In describing this series of appropriated nudes, Thomas Ruff may find his critics reduced to blushing innuendo: the Davies Street Gagosian is housing his stills from hardcore movies - more paranormal than pornographic in their hazy views of their subject matter – until April 21st, offering the viewer a Roman-style orgy in varying degrees of clarity.
There is a Richteresque aspect to their soft, Gaussian blur, as though viewed through a vaseline-coated lens; Ruff's computerised edit makes penetration seem oddly dreamy, the plastic and pneumatic rendered cheesecakey and flip. Some images – ones where the frame avoids full-blown coitus, or in which the subjects aren't dropping their g-strings – feel almost Elvgren-lite, as if painted for the nose of a World War Two bomber; the stocking-top shorthand of the female pinup is a kissing cousin of 'real' pornography, just as pornography is the French-kissing cousin of three-dimensional sex. The figures in these photographs feel distant from the viewer - as removed and otherworldly as the surface of Mars in Ruff's sister show at the Gagosian’s Brittania Street location. In hardcore pornography, the grittiest supposed horrors of the naked human body are exposed in hyperreal and unpixelated detail, but such authenticity is missing here, or else seen through a kind of vague electro-whitewash. Blue movie titles are littered with coarsely categorical titles. Ruff's works, conversely, are universally labelled Nudes as a nod to the Renaissance canon, less ‘Vivid Video’ than ‘Caravaggio.’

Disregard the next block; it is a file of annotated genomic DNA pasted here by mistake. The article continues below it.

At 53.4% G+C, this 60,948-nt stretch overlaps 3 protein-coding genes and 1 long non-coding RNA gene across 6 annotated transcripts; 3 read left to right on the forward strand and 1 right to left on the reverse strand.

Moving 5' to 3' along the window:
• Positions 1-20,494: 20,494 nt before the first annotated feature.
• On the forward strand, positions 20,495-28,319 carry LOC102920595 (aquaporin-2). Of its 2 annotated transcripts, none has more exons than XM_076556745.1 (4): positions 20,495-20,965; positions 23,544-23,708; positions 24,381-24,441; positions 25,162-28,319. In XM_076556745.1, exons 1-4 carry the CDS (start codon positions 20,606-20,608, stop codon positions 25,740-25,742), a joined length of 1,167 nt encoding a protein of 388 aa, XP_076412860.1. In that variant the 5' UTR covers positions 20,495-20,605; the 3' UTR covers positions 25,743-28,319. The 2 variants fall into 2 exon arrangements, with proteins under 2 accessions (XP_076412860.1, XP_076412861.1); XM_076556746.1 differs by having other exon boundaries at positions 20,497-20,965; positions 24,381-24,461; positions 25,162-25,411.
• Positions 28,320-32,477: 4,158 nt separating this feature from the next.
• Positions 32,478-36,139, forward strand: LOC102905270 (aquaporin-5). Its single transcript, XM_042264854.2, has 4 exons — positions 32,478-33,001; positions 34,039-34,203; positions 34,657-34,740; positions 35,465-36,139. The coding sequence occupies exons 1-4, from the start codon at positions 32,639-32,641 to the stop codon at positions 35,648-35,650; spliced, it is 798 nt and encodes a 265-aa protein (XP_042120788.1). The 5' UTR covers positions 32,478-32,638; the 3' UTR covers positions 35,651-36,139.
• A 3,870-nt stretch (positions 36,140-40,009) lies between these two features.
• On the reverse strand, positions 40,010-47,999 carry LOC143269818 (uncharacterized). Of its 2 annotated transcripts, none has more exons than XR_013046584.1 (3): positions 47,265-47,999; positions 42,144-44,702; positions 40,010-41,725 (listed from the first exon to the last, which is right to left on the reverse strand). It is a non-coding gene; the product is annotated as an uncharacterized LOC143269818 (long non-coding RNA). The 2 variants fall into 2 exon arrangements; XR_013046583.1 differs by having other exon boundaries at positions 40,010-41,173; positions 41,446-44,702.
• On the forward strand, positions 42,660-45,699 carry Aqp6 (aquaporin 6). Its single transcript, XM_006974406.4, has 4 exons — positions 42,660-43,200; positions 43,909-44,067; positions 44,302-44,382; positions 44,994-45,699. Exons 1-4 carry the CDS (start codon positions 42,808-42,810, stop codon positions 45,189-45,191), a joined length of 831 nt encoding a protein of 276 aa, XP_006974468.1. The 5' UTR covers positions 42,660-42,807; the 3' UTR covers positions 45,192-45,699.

Thomas Ruff, nudes sd17, 2011, Unique C-Print, 104 3/4 x 73 1/4 inches, 266 x 186 cm; Courtesy of the Artist and Gagosian Gallery.
Curiously, cameras haven’t been used in the production of the artist's series (the shots are culled, as thumbnails, from the seamier corners of the internet, and then blown up to supersized proportions), putting Ruff's output in the weird position of being less intrinsically 'artisan' than its hardcore source material, at least in the most straightforward sense. The presentation of dirty screenshots as the true successor to the artist's nude feels a somehow damning indictment, as though this world – this pornified utopia – is our sole legacy to history and culture. I’m reminded, for a moment, of the Chapman brothers' neo-primitive homages to the fast food chain MacDonalds, which dared to suggest that our own society's artifacts, as a droning capitalist hive, will be somehow hollow and emotionally inferior. Sex in the Now, as pornography tells it, is hollow and emotionally inferior, too; it is violent and limitless and infinitely pleasurable, but lacks the engagement of the real and the physical, observed, in the main, through the screen of a laptop, a distant partner for our cybersurfing onanism.
Thomas Ruff, ma.r.s. 01_III, 2011, C-Print, 100 3/8 x 72 7/8 inches, 255 x 185 cm; Courtesy of the Artist and Gagosian Gallery.
It’s difficult to gauge whether Ruff is being critical about our crass societal mores, or if he is simply coldly realistic, a cynic drowning in an excess of obscenity. These gaudy screenshots, with their soft, engorged pixels, appear more fantastic and unreal than ever -- a viewer who is willing to travel to Britannia Street immediately afterward might choose to compare them with Ruff's M.A.R.S series, and guess at whose subject is more Martian to them.
(Image on top: Thomas Ruff, nudes dr02, 2011, Unique chromogenic print, 104 3/4 x 73 1/4 inches (266 x 186 cm); Courtesy of the Artist and Gagosian Gallery.)